The president of Russia, Mr Vladimir Putin, and the Chinese government have congratulated Uganda President Museveni upon re-election in last Thursday’s presidential polls that his closest challenger Robert Kyagulanyi, alias Bobi Wine, has vowed to contest in court.

In a brief statement, President Putin said: “Russia and Uganda have a traditionally friendly relationship. I hope your activities as the Head of State will further facilitate the development of mutually beneficial bilateral cooperation in various areas.”

“I wish you success in your work, sound health and well-being,” Mr Putin signed off.

Separately, at a press briefing yesterday in Beijing, the spokesperson of the Chinese Foreign Affairs ministry, Hua Chunying, described Uganda as an “important cooperative partner in East Africa” and the two countries “share a deep, traditional friendship and fruitful cooperation outcomes that benefit both peoples.”

“China congratulates President Museveni on his re-election in the recent presidential election,” Ms Chunying said.

“President Museveni made important contributions to China-Uganda relations. We believe that under his leadership, Uganda will achieve new, greater progress in national development, and the China-Uganda comprehensive cooperative partnership will reach new heights.”

President Museveni maintains cordial relations with Beijing and Moscow as the West—United States and the European Union—have become bothersome to his continued stay in power, now inching to 40 years.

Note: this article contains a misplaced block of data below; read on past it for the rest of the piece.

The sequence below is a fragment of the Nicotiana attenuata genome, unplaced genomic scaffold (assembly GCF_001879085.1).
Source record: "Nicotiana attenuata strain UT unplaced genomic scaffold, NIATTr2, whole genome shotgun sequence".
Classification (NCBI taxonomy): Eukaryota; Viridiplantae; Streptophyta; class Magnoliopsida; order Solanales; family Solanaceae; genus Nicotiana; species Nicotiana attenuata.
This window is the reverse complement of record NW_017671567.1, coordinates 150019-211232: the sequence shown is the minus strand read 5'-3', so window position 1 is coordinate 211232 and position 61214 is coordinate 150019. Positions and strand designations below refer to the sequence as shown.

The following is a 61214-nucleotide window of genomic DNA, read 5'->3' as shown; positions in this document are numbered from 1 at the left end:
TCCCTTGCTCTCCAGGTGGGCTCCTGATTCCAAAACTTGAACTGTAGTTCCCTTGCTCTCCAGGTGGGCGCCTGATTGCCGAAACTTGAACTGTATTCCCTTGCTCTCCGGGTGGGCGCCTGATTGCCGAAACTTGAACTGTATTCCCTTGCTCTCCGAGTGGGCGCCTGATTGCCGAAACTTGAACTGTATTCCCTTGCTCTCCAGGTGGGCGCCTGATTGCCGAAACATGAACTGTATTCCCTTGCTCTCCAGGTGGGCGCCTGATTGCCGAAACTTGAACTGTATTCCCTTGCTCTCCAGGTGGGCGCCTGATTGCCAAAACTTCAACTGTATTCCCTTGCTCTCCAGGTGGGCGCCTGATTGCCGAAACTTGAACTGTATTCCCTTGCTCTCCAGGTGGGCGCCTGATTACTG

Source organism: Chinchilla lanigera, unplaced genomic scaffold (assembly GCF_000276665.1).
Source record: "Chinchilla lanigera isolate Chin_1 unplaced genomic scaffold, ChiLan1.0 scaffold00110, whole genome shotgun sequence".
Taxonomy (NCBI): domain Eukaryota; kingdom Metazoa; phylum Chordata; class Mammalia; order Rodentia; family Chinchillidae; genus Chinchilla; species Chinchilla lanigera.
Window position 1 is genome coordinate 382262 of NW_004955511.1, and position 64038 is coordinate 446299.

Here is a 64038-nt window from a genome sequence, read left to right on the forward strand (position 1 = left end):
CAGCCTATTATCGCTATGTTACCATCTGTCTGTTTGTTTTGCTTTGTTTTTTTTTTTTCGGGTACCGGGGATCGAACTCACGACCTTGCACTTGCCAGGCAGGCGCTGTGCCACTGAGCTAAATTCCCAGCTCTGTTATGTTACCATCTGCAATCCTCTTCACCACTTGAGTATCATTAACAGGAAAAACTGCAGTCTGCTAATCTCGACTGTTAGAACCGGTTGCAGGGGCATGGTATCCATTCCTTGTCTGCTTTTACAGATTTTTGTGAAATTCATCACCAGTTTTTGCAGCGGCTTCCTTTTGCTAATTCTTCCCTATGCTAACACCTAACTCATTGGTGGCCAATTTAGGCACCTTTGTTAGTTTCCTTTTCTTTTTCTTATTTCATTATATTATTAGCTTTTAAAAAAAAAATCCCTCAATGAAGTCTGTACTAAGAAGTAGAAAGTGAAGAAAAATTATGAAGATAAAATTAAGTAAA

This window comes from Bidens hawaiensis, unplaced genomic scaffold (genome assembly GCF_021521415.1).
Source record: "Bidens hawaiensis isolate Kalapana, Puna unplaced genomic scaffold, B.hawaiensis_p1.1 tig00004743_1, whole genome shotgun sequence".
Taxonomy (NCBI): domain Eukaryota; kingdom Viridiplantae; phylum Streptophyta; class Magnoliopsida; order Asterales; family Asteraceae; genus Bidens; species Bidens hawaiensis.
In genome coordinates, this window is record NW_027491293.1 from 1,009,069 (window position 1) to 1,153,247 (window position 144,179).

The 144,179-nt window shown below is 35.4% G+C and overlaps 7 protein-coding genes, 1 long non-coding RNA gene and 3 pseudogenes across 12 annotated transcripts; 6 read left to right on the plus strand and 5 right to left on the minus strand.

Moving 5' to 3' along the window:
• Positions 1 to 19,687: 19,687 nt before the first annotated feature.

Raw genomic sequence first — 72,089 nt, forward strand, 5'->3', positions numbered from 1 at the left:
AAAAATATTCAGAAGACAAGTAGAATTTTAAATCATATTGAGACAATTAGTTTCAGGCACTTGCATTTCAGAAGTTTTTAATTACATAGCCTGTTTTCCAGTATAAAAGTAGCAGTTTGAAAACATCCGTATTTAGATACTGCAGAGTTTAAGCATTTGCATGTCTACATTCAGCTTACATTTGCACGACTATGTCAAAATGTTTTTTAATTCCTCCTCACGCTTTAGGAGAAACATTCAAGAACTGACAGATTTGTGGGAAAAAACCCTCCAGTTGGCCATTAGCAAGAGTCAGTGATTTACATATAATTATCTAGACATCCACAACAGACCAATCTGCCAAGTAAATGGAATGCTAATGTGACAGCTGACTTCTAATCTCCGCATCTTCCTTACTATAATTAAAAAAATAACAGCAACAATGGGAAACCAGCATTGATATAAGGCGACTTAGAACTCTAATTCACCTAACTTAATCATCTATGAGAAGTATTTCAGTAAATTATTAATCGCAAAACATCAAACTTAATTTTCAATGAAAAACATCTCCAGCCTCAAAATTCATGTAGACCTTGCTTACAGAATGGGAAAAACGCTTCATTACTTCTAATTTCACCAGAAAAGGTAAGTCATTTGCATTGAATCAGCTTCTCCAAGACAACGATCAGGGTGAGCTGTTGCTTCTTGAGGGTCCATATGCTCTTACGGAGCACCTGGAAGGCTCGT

In October 2019, Mr Museveni was among the few African leaders invited for the first ever Russia-Africa summit during which President Putin made case to grow trade between the two sides to $40b in the next few years from the current $20b.

Four months earlier, the President was in Beijing for the China-Africa Cooperation (FOCAC) ministerial summit, a follow up to the 2018 FOCAC during which Beijing offered $60b in new funding for friendly African countries.

Other leaders who have publically congratulated Mr Museveni after being elected for a sixth term include Tanzania’s John Pombe Magufuli, President Uhuru Muigai Kenyatta of Kenya, Prime Minister of Ethiopia Abiy Ahmed, and Evariste Ndayishimiye, the President of Burundi, who shared a congratulatory messages at the weekend.

On Sunday, the US State Department lampooned last week’s elections and implored government to “hold accountable members of the security forces responsible for violence and abuses” during the two months of campaigns.

“We reiterate our intention to pursue action against those responsible for the undermining of democracy and human rights in Uganda,” State Department spokesperson Morgan Ortagus said in a statement.

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